Twitter is working on some new features including a blinding Splash screen and customizable app icon for iOS users

Recently, it has been reported by 9to5Mac that Twitter is working on some new features for iOS users. Twitter has been sending out surveys for the members of the Twitter Insiders Program with a choice of four different app icon designs that iOS users may use on their app’s Home Screen.

Twitter is trying to get feedback on the new designs for its logo to see which ones are more preferable by the users.

This is the same principle on which many third-party iOS and iPadOS developers work. They create different icons and logo designs for different apps and give the choice to the users to pick whichever design they want. This gives more customization options to the users and better control over their Home Screen features.

Apollo keeps updating its library of icon designs for the popular apps. Twitter is also aiming towards such a goal, it seems, but if Twitter will provide these customizable options for its users, it will be official, and the members may find them more desirable too.

Apart from this, as per 9to5Mac’s report, Twitter is also working on a new splash screen.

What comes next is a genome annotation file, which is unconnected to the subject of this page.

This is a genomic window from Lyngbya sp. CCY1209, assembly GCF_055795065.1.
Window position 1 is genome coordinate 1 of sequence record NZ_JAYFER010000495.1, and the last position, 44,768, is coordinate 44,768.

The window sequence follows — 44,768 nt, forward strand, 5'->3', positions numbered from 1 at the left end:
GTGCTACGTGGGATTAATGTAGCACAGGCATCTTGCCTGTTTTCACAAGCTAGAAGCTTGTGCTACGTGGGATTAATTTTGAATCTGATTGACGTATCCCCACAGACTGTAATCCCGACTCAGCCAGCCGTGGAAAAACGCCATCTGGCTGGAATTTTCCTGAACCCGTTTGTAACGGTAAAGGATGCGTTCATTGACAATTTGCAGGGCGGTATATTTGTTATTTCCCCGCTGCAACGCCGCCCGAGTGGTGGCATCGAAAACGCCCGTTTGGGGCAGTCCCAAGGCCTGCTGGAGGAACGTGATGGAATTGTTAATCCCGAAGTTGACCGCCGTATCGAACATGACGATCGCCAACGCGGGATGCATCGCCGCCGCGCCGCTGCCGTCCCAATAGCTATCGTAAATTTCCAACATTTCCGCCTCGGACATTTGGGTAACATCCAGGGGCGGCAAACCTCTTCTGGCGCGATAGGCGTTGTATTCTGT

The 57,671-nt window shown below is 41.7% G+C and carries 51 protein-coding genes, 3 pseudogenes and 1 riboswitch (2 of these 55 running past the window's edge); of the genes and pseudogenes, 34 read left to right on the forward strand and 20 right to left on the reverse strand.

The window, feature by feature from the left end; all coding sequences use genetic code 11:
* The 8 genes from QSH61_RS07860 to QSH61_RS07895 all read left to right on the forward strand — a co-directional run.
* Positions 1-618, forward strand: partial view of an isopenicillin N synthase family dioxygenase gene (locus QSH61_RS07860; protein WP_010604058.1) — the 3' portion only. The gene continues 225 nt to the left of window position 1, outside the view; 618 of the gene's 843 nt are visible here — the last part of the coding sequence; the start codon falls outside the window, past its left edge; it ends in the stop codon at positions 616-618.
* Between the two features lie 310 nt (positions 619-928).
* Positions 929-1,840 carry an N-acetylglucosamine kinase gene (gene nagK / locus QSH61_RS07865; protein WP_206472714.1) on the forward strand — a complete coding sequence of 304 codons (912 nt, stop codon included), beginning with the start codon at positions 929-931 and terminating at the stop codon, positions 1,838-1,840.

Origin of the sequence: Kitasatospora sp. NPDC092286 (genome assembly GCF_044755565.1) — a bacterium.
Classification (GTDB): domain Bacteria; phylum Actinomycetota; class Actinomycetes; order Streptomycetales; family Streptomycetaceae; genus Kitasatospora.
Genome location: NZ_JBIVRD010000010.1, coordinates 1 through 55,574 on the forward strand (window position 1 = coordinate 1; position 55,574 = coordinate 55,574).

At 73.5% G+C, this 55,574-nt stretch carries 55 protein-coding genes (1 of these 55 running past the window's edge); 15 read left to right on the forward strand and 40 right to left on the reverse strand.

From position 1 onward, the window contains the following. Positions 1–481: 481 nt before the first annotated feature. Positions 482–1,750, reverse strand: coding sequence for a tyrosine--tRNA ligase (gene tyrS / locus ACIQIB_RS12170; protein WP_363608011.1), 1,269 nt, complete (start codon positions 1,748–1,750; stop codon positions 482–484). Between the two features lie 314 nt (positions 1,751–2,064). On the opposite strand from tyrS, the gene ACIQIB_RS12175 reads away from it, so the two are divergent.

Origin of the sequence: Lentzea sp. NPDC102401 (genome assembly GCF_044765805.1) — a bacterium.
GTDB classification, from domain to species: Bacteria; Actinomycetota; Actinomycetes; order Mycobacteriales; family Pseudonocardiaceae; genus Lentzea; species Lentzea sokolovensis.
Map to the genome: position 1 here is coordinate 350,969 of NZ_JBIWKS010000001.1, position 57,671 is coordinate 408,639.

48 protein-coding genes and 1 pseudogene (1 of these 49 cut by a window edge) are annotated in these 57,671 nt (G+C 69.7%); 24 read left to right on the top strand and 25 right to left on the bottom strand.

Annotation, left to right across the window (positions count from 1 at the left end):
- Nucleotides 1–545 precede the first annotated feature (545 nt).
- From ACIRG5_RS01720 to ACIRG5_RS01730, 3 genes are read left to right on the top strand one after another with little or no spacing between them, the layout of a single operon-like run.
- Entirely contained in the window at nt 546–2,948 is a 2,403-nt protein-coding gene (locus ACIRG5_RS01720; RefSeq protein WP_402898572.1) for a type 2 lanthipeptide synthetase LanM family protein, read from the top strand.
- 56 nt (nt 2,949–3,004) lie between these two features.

A splash screen is a graphical control mechanism that comprises a window containing an app’s logo, the current version of its software, or an image. This splash screen often appears when an app, a game, or a website is launching. It is usually the introduction page on a website or for a program.

The public reaction on seeing the four app icon designs and on hearing about the splash screen does not appear so enthusiastic at the moment. Many people are finding these things superficial and useless and are demanding for more information density options and incremental space to fit in more tweets on the screen. Some people even think that a blinding splash screen may not be a great idea for marketing purposes and that Twitter should instead show an empty user interface instead of a flashy, eye-catching splash screen.

While some people may have their reservations about these changes, one thing to remember is that these are only being tested at the moment. These features may not even pass through these tests and they may not make it to the official app anyway. As with many changes before as well, Twitter may decide to not implement any of these features in the end.

Right now, Twitter is giving importance to the public feedback regarding these changes, and that is a good move. Let us wait and see if and when these changes will roll out officially, and how the public will react once the actual thing comes in front of them?

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